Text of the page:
Arthur Lydiard info

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    nobby415@msn.com on #83666

    i love lydiards style…..however i am not sure i understand how to take his style with a very short high school season, and then transition that to our summer cross country program and into that season.  does anyone have an idea how i would break this up?  how can someone break the lydiard system into 400–800-1600–3200.  thanks for the help!!

    Okay, I’m about 2 years behind… I just came across this site and just couldn’t resist chipping in a bit.

    We (Lydiard Foundation) are putting 100+ pages of PPT for Lydiard Certificate Program and the Part II deals a lot with application to different situations such as high school. Basically, we look at principles of Lydiard method and pretty much ignore the numbers. Numbers like 100 miles a week, 10 weeks of marathon conditioning or 4 weeks of hill training, total of 6 months to prepare… That’s the ideal situation. Not too many people can afford to have that. So, for high school, you may only have 3 months… Would you cut the whole progam in half? Well, we wouldn’t necessarily recommend that particularly because young kids would need more aerobic base building phase and, if anything, less race specific training like anaerobic interval type workouts.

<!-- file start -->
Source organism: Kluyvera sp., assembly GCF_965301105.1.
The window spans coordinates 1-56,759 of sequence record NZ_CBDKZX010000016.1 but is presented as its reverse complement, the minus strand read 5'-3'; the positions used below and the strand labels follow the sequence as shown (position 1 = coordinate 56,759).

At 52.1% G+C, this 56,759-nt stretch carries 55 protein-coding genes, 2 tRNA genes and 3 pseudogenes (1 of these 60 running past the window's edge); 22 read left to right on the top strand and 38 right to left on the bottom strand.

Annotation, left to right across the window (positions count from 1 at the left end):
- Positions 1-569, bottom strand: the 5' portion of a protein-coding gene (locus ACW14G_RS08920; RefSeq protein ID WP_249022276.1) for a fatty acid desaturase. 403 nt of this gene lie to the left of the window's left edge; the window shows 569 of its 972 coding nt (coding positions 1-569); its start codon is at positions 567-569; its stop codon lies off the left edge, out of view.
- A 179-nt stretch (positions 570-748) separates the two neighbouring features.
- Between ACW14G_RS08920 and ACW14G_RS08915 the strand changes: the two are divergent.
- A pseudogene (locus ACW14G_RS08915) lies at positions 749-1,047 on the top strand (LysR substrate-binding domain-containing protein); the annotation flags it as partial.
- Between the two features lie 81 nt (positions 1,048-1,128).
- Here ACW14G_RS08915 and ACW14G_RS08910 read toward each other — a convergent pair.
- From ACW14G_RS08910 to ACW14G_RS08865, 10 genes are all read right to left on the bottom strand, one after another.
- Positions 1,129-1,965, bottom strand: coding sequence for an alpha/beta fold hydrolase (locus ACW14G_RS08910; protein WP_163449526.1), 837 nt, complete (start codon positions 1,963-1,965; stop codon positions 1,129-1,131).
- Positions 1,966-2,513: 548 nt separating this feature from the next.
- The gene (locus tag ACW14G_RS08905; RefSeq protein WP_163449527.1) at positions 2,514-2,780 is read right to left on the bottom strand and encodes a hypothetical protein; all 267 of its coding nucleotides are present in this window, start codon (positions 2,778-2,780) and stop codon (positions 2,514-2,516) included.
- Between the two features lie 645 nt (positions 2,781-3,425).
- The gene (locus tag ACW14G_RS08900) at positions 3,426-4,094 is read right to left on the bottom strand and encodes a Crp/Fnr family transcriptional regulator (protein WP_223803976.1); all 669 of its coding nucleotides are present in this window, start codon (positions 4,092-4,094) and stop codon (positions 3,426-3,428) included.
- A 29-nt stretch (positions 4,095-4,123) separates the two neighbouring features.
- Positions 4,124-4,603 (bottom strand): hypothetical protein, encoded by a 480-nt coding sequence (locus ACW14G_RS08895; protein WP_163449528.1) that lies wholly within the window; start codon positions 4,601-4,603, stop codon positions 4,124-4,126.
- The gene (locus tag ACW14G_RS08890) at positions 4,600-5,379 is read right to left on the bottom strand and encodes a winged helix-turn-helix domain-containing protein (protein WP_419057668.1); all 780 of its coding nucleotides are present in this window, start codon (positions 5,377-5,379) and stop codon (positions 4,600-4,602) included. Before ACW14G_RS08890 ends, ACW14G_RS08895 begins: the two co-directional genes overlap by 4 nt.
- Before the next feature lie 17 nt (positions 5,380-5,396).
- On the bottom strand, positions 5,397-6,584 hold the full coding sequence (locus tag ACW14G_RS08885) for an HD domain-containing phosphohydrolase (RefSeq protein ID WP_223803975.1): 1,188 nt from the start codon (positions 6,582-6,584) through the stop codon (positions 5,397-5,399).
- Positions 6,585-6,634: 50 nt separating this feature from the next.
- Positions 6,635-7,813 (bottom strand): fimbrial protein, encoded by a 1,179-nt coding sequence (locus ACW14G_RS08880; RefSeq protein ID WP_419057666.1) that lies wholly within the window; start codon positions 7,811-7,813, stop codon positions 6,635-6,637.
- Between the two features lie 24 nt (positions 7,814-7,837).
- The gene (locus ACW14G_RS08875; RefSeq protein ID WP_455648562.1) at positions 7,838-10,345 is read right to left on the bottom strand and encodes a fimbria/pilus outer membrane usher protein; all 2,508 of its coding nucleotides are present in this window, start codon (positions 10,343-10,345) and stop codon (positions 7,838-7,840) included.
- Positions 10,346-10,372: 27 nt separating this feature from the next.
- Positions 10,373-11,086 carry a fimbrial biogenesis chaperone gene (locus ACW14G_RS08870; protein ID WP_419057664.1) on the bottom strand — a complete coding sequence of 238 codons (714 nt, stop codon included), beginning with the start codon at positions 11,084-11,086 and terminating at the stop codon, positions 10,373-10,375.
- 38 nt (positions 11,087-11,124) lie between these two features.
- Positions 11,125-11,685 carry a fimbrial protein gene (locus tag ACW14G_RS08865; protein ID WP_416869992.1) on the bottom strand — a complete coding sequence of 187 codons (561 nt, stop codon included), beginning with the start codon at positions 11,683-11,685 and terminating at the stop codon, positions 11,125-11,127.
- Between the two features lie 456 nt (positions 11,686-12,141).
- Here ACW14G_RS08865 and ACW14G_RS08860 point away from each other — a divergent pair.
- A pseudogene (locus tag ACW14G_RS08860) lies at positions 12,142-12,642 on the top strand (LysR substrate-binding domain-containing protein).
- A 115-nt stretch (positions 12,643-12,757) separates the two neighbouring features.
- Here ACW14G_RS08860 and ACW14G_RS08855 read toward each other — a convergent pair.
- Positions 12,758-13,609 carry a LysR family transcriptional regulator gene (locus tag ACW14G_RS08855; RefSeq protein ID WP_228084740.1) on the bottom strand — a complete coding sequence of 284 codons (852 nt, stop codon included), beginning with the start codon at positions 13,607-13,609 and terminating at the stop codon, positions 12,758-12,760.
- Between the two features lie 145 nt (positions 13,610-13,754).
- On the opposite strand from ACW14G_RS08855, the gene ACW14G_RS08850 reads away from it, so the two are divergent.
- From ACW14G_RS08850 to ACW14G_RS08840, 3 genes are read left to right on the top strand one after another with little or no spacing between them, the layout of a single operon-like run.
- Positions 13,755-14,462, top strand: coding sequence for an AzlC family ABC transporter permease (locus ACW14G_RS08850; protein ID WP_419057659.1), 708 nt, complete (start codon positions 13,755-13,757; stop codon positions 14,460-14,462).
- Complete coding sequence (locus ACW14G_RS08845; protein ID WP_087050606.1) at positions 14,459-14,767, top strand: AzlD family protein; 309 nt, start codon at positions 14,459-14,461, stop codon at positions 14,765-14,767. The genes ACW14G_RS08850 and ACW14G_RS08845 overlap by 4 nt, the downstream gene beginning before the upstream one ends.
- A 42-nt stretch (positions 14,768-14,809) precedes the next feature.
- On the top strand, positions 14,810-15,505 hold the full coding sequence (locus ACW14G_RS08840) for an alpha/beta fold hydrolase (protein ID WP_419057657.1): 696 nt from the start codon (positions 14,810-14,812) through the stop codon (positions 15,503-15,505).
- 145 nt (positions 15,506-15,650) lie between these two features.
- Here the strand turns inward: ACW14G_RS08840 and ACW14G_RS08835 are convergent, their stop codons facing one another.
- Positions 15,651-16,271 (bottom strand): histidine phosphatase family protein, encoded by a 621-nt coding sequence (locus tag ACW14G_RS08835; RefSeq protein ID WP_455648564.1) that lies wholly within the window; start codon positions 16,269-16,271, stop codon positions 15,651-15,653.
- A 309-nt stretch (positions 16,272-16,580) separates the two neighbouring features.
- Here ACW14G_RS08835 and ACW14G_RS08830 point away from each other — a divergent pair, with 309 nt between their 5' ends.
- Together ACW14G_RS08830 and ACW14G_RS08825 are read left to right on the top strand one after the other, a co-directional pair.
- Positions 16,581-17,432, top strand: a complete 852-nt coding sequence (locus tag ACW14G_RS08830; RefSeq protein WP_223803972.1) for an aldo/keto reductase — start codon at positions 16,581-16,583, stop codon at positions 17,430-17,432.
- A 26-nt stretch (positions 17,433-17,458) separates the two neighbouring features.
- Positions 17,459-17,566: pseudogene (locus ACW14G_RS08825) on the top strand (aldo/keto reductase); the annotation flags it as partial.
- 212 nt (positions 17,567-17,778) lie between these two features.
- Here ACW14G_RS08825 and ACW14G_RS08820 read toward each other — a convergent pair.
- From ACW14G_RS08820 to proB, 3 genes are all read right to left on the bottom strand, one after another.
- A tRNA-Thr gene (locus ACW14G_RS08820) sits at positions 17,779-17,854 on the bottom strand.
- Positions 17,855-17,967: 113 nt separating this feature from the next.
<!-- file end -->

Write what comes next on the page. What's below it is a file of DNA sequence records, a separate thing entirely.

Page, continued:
Depending on the background of the athlete and the distance he/she is training for and environment and situation, you may use first 6 weeks for conditioning to do lots of long easy running; perhaps 2 weeks of concentration of hill training; then on the final month, hopefully this would coincide with racing season, use eary races to sharpen (particularly if you race twice a week) with more emphasis on sprinting workout, not volume of repetitions. You may also want to over-lap phases by, say, start doing some hill exercses or run hilly courses in the final 2~3 weeks of conditioning and start doing some repetitions half way into the hill phase… Things like that.

    It’s just a matter of finding out what needs to be developed, what’s already been developed, how best to develop those elements. Ideally, by the time they come to the first practice, they had been doing some running that they are fit enough. There’s no way some kids who continued to run throughout the summer/winter break and those who never took a step should be put in a same program or workouts on the first day of the practice. It’s the coach’s ability to figure out what development the kid needs to work on and put him/her in a balanced schedule accordingly. If you give them all interval type workouts, they will improve…for a while. It’s a crap-shooting approach and, unfortunately, works for a while. But the kid will pay for it later.

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